Representing Yourself

There are two broad types of civil claims that can be brought in the District Court:

  1. Claims for damages in respect of the death or personal injury of a person; and
  2. Other personal actions where the amount, value or damages sought to be recovered (not including interest) is not more than $750,000.

Personal actions include claims for breach of contract and debt recovery actions.

For more specific information on the types of actions that may be commenced in the District Court, see District Court of Western Australia Act 1969 (WA).

The party who commences a general civil case is called the ‘plaintiff’.

The person against whom the action is brought is called the ‘defendant’.

There may be more than one plaintiff and more than one defendant, in which case they will be referred to as the second plaintiff or second defendant, or third plaintiff and so on.

In some cases, the defendant may bring in a further party called a third party so that all issues in the dispute can be determined at the one hearing.

A general civil case will usually proceed along the following lines:

  1. The plaintiff files a writ of summons to commence the action.
  2. The defendant files a memorandum of appearance indicating that the defendant intends to defend the action and providing an address for service of documents.
  3. The plaintiff files a statement of claim stating the facts on which their claim is based and the orders sought from the Court.
  4. The defendant files a defence, stating the facts which the defendant wishes to place before the Court in opposition to the plaintiff’s claim. The defendant may also file a counterclaim containing a claim by the defendant against the plaintiff.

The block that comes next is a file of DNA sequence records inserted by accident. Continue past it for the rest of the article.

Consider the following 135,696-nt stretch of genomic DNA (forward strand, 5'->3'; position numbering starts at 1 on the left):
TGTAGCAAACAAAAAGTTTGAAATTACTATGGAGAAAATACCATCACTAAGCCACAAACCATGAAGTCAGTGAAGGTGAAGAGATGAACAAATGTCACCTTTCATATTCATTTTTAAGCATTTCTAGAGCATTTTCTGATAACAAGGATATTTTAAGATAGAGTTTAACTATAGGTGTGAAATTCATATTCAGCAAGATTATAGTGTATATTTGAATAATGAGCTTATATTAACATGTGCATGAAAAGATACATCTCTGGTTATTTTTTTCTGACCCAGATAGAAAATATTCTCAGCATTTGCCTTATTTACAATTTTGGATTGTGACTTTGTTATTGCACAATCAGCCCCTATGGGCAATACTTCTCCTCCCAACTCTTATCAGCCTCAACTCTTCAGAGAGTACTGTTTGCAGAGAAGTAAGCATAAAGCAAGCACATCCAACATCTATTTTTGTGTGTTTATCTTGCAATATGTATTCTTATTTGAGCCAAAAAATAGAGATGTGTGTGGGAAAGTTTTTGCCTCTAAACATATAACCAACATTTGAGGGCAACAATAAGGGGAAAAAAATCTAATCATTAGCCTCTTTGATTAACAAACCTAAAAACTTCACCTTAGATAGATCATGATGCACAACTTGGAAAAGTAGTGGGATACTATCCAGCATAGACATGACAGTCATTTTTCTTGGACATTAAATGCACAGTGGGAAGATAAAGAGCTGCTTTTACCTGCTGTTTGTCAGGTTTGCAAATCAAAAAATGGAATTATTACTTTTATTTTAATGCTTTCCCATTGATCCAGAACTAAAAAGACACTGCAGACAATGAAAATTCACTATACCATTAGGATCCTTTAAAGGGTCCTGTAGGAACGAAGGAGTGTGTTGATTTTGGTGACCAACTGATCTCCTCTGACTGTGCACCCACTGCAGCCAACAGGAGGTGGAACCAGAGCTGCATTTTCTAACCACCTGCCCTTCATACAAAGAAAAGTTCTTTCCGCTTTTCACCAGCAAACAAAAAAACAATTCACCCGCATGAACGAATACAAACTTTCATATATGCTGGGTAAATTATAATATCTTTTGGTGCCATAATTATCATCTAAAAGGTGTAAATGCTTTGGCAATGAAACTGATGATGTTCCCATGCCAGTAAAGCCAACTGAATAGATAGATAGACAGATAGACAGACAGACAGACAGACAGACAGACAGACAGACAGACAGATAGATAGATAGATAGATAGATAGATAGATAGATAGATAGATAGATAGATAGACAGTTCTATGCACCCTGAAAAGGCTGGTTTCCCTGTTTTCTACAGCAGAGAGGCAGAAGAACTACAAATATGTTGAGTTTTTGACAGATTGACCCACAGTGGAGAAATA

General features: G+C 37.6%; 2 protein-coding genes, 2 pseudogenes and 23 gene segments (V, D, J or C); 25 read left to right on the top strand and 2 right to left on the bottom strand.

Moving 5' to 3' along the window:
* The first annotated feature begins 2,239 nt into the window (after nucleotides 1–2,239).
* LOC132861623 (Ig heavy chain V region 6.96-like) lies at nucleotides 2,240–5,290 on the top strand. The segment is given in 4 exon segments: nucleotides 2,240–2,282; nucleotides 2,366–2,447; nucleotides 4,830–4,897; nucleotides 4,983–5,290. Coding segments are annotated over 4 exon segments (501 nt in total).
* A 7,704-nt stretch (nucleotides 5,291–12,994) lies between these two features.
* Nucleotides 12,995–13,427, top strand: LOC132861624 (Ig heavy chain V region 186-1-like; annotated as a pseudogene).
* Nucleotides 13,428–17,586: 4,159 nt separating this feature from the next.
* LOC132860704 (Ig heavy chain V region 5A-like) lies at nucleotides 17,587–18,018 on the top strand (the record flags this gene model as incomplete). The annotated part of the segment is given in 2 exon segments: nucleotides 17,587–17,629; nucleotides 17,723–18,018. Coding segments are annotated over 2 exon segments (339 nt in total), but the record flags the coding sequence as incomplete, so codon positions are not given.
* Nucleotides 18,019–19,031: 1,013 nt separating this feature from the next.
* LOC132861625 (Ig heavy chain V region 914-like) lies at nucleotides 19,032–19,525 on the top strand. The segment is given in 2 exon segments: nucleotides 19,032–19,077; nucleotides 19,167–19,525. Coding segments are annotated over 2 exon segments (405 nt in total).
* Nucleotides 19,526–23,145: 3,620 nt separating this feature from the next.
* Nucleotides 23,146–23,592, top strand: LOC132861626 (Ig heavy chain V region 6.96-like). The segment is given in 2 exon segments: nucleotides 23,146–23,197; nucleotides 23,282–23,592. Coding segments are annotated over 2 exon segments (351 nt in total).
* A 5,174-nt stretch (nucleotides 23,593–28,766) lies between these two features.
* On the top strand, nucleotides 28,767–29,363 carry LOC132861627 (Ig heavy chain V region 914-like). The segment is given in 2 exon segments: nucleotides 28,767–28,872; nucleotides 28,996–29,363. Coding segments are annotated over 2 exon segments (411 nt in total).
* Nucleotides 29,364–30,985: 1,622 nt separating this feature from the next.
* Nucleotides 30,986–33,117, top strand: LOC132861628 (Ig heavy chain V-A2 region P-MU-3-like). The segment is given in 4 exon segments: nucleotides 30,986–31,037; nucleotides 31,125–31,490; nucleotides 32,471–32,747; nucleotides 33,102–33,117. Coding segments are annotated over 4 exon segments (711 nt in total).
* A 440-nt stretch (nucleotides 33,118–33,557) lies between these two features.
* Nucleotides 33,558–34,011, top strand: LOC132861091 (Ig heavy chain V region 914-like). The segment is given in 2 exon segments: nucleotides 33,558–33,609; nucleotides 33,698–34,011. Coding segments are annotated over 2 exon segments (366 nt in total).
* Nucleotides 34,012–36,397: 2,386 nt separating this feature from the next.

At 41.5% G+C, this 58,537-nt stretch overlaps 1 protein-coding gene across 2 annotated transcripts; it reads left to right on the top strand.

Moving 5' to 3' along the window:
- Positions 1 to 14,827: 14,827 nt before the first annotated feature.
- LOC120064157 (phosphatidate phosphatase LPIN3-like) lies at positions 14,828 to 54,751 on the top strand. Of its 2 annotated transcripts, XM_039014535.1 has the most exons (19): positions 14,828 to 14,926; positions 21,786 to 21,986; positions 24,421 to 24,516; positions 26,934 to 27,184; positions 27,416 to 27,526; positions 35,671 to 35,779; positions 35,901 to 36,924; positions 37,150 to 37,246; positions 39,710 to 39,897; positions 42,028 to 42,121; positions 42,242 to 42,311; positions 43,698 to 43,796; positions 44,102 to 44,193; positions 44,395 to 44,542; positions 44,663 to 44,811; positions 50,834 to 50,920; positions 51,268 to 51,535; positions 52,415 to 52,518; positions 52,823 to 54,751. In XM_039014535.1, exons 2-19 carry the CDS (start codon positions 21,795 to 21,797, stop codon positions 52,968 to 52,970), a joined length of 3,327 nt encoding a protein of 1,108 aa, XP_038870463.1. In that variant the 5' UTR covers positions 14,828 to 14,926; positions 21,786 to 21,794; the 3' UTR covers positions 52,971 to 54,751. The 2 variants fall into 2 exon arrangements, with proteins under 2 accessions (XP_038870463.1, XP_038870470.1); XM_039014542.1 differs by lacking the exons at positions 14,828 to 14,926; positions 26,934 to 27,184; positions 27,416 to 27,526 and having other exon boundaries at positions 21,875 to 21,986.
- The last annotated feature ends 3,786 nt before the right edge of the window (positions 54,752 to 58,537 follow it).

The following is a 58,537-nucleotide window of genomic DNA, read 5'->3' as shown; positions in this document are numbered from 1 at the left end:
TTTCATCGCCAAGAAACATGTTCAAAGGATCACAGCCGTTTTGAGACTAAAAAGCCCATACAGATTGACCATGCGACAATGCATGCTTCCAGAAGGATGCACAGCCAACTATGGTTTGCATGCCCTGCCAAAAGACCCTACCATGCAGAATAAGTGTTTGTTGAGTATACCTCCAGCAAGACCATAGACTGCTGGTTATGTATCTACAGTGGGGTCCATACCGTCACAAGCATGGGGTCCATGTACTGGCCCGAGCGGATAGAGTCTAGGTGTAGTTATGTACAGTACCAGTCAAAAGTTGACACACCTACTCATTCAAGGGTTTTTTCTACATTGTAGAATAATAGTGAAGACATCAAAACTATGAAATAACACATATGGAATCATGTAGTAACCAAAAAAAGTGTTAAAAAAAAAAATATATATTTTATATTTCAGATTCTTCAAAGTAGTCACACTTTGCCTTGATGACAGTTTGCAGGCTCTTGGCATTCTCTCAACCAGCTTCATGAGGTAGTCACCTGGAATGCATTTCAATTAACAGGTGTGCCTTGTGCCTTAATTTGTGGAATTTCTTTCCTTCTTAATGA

5. Each party provides a list of the documents in their possession, custody or control to the other side, and permits the other side to inspect and take copies of these documents. This process is known as discovery.
  6. A party may apply to the Court for orders to identify the issues in dispute more clearly called a request for particulars or to obtain information from the other side as to the case it has to meet at trial called interrogator.
  7. The plaintiff enters the action for trial, signifying to the Court that the parties are ready for the action to be allocated a trial date.
  8. The parties are required to attend a settlement conference (known as a pre-trial conference) where a Court Registrar may facilitate a discussion between the parties to see if the parties can agree to settle the action without going to trial. In some cases a Mediation Conference is listed.
  9. If the action is not settled at the pre-trial conference the action is listed to a listing conference where trial dates may be allocated.
  10. The trial is held. A Judge will usually take around 3 months to review all the evidence and publish a written judgment.
  11. The successful party enforces the judgment.

For every 100 actions that are commenced, only 2 or 3 will proceed to trial. The vast majority settle prior to the allocation of a trial date.

The information set out above provides a general overview only as to the procedure of the District Court. The procedure of the Court is set out in the following legislation:

District Court of Western Australia Act 1969

District Court Rules 2005

District Court (Fees) Regulations 2002

Supreme Court Act 1935

Rules of the Supreme Court 1971

Civil Judgments Enforcement Act 2004

Civil Judgments Enforcement Regulations 2005

The Rules of the Supreme Court apply to the District Court unless the District Court Rules set out a different procedure.

There is also more detailed guidance in the Practice Directions and Circulars to Practitioners contained on this website.

The Court has published a Procedure Guide to assist litigants to understand the practice and procedure of the District Court.

PDF and Word versions of the forms are available on the Civil Procedure Forms page.

The information on this website should not be relied on as a substitute for legal advice. Any person commencing or defending an action in the District Court is advised to seek legal advice on the merits of their claim (or defence) and the procedure of the District Court.


Last updated: 6-Aug-2019

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